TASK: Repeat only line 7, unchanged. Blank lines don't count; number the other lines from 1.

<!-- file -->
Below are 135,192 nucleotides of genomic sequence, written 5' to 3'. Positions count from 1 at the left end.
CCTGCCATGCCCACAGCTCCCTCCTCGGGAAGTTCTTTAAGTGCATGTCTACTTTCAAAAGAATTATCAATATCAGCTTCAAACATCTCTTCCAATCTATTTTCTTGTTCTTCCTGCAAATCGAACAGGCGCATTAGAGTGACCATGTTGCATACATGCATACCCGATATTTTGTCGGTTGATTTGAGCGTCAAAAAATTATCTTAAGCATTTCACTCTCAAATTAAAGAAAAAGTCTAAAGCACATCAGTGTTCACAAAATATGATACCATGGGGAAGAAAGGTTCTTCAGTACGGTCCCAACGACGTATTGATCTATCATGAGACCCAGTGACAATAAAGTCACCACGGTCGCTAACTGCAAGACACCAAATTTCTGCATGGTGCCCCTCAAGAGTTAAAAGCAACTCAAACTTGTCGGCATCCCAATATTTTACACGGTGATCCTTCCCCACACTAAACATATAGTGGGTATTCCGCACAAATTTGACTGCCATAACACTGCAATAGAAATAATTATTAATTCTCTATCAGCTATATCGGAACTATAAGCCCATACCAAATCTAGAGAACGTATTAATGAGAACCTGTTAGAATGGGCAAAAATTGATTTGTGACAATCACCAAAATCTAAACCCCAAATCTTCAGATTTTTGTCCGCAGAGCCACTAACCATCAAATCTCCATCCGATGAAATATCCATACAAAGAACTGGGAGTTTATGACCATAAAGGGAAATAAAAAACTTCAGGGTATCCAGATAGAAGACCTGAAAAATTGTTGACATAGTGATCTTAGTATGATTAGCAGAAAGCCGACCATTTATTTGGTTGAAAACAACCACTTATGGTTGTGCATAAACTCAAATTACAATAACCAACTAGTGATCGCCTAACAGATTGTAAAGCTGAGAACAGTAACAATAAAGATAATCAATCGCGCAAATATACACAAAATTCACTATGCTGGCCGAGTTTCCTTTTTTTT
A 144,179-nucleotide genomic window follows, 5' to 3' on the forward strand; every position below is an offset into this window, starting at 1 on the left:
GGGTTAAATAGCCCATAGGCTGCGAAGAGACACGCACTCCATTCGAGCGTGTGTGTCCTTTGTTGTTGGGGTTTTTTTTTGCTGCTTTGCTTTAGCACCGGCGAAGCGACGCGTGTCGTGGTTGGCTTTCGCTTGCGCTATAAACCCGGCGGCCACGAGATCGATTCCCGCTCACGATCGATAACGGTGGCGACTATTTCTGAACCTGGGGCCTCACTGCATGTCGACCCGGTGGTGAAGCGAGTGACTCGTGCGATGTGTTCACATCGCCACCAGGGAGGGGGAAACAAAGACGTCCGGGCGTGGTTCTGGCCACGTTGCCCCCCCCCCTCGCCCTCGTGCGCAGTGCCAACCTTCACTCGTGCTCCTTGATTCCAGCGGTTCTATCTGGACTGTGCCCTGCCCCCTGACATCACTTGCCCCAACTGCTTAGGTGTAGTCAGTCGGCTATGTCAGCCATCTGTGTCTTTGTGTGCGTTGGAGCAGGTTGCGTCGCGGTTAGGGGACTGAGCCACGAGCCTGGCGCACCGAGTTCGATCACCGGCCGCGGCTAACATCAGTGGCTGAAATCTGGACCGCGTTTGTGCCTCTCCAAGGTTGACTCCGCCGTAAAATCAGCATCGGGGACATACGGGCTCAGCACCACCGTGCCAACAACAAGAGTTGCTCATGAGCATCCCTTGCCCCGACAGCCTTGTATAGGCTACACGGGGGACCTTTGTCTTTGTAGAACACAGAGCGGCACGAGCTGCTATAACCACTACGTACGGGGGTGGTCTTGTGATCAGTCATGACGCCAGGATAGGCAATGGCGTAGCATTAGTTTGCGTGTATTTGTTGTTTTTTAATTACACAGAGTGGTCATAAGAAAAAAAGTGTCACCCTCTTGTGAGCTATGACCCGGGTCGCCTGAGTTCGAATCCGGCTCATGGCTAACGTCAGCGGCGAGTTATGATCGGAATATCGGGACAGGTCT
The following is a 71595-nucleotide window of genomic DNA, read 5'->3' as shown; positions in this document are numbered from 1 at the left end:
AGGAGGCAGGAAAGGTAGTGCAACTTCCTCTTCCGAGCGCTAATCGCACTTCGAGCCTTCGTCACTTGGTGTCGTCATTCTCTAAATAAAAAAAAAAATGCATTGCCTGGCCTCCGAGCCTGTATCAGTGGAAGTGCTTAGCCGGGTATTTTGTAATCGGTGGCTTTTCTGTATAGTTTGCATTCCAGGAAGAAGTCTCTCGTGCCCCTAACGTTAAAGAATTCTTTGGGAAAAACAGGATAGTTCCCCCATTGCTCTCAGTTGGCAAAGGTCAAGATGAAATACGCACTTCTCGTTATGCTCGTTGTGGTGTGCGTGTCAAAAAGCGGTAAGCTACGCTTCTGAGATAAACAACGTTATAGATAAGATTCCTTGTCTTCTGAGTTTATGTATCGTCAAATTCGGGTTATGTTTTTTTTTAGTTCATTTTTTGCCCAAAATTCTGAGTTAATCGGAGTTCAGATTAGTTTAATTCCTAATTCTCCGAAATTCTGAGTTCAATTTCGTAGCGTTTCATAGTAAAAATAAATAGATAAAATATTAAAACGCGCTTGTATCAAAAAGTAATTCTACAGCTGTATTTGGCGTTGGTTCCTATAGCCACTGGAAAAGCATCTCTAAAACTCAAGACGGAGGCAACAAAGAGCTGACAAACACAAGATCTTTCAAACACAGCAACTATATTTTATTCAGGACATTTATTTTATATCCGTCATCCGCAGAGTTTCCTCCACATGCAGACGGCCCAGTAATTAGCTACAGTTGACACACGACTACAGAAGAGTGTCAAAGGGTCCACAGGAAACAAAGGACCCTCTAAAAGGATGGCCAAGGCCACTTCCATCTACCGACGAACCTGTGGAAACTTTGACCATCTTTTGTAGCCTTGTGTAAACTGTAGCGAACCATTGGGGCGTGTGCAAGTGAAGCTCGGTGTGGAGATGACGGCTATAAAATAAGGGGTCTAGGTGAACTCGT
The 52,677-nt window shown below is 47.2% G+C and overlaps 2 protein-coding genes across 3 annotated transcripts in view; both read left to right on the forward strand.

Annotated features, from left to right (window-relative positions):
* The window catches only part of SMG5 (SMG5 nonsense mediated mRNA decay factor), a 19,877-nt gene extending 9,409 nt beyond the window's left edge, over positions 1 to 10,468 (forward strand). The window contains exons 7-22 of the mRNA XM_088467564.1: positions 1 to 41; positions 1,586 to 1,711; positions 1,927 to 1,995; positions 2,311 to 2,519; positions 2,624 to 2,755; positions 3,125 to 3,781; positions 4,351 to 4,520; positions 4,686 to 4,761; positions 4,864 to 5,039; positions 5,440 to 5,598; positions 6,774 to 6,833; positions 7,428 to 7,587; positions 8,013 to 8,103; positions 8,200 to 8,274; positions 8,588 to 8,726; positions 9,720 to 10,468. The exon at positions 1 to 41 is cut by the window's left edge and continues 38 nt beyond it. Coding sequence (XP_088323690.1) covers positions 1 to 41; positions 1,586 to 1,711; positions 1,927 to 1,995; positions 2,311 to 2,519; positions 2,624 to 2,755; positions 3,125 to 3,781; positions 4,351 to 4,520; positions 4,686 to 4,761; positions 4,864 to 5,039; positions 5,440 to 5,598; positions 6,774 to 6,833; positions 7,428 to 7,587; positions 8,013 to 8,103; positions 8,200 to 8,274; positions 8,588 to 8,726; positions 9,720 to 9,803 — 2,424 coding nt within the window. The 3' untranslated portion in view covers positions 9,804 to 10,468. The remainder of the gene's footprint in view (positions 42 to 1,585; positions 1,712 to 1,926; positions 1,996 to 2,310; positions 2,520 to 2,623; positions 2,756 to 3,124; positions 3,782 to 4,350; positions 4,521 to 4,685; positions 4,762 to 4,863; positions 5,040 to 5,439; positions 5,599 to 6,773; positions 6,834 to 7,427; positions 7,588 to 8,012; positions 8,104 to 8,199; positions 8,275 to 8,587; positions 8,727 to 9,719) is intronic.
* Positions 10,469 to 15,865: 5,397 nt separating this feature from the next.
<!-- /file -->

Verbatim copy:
The 52,677-nt window shown below is 47.2% G+C and overlaps 2 protein-coding genes across 3 annotated transcripts in view; both read left to right on the forward strand.